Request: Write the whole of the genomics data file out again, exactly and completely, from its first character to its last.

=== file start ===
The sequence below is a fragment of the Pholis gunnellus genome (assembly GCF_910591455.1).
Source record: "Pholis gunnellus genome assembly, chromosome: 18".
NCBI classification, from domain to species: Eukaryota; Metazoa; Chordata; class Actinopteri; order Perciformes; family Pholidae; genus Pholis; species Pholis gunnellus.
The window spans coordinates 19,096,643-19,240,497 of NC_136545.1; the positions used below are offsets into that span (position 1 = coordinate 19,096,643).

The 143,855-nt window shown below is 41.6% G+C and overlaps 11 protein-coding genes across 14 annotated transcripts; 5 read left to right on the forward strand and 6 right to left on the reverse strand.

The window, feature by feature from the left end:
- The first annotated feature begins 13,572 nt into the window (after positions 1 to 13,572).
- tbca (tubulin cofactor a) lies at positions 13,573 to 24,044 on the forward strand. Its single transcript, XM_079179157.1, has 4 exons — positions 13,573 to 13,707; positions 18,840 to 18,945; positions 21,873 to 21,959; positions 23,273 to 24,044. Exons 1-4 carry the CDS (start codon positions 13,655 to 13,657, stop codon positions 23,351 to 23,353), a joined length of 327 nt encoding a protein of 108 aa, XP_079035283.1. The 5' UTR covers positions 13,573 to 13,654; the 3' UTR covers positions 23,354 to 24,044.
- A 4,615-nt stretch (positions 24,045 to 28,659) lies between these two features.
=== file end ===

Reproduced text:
The sequence below is a fragment of the Pholis gunnellus genome (assembly GCF_910591455.1).
Source record: "Pholis gunnellus genome assembly, chromosome: 18".
NCBI classification, from domain to species: Eukaryota; Metazoa; Chordata; class Actinopteri; order Perciformes; family Pholidae; genus Pholis; species Pholis gunnellus.
The window spans coordinates 19,096,643-19,240,497 of NC_136545.1; the positions used below are offsets into that span (position 1 = coordinate 19,096,643).

The 143,855-nt window shown below is 41.6% G+C and overlaps 11 protein-coding genes across 14 annotated transcripts; 5 read left to right on the forward strand and 6 right to left on the reverse strand.

The window, feature by feature from the left end:
- The first annotated feature begins 13,572 nt into the window (after positions 1 to 13,572).
- tbca (tubulin cofactor a) lies at positions 13,573 to 24,044 on the forward strand. Its single transcript, XM_079179157.1, has 4 exons — positions 13,573 to 13,707; positions 18,840 to 18,945; positions 21,873 to 21,959; positions 23,273 to 24,044. Exons 1-4 carry the CDS (start codon positions 13,655 to 13,657, stop codon positions 23,351 to 23,353), a joined length of 327 nt encoding a protein of 108 aa, XP_079035283.1. The 5' UTR covers positions 13,573 to 13,654; the 3' UTR covers positions 23,354 to 24,044.
- A 4,615-nt stretch (positions 24,045 to 28,659) lies between these two features.